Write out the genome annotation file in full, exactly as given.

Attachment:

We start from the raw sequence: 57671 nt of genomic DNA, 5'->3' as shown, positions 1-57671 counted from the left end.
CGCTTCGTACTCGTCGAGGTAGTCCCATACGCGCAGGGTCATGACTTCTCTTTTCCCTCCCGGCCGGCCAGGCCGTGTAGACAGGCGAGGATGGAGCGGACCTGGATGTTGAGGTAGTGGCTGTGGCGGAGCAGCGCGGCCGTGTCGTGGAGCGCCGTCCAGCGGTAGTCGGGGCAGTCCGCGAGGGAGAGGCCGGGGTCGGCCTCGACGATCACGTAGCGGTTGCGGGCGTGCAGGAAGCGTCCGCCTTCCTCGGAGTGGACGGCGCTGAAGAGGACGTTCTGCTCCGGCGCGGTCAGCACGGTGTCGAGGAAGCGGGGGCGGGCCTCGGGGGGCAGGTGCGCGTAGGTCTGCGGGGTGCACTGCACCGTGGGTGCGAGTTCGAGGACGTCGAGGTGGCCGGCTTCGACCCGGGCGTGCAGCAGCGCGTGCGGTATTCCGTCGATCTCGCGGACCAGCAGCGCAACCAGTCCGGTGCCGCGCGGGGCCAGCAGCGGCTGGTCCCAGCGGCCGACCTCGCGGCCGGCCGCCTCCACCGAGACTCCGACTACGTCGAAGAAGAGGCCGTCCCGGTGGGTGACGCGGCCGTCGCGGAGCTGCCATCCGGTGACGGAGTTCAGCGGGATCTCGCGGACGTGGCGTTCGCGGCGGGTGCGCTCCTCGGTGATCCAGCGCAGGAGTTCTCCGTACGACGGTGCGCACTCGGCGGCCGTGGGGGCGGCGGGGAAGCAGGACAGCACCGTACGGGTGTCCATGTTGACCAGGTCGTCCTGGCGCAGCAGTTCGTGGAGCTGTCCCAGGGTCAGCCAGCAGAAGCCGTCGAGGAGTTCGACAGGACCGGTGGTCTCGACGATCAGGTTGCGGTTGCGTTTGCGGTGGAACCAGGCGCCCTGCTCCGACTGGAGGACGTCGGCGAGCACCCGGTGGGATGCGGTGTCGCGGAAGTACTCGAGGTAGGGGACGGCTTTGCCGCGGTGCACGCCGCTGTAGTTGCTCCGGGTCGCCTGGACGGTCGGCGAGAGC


We start from the raw sequence: 57671 nt of genomic DNA, 5'->3' as shown, positions 1-57671 counted from the left end.
CGCTTCGTACTCGTCGAGGTAGTCCCATACGCGCAGGGTCATGACTTCTCTTTTCCCTCCCGGCCGGCCAGGCCGTGTAGACAGGCGAGGATGGAGCGGACCTGGATGTTGAGGTAGTGGCTGTGGCGGAGCAGCGCGGCCGTGTCGTGGAGCGCCGTCCAGCGGTAGTCGGGGCAGTCCGCGAGGGAGAGGCCGGGGTCGGCCTCGACGATCACGTAGCGGTTGCGGGCGTGCAGGAAGCGTCCGCCTTCCTCGGAGTGGACGGCGCTGAAGAGGACGTTCTGCTCCGGCGCGGTCAGCACGGTGTCGAGGAAGCGGGGGCGGGCCTCGGGGGGCAGGTGCGCGTAGGTCTGCGGGGTGCACTGCACCGTGGGTGCGAGTTCGAGGACGTCGAGGTGGCCGGCTTCGACCCGGGCGTGCAGCAGCGCGTGCGGTATTCCGTCGATCTCGCGGACCAGCAGCGCAACCAGTCCGGTGCCGCGCGGGGCCAGCAGCGGCTGGTCCCAGCGGCCGACCTCGCGGCCGGCCGCCTCCACCGAGACTCCGACTACGTCGAAGAAGAGGCCGTCCCGGTGGGTGACGCGGCCGTCGCGGAGCTGCCATCCGGTGACGGAGTTCAGCGGGATCTCGCGGACGTGGCGTTCGCGGCGGGTGCGCTCCTCGGTGATCCAGCGCAGGAGTTCTCCGTACGACGGTGCGCACTCGGCGGCCGTGGGGGCGGCGGGGAAGCAGGACAGCACCGTACGGGTGTCCATGTTGACCAGGTCGTCCTGGCGCAGCAGTTCGTGGAGCTGTCCCAGGGTCAGCCAGCAGAAGCCGTCGAGGAGTTCGACAGGACCGGTGGTCTCGACGATCAGGTTGCGGTTGCGTTTGCGGTGGAACCAGGCGCCCTGCTCCGACTGGAGGACGTCGGCGAGCACCCGGTGGGATGCGGTGTCGCGGAAGTACTCGAGGTAGGGGACGGCTTTGCCGCGGTGCACGCCGCTGTAGTTGCTCCGGGTCGCCTGGACGGTCGGCGAGAGC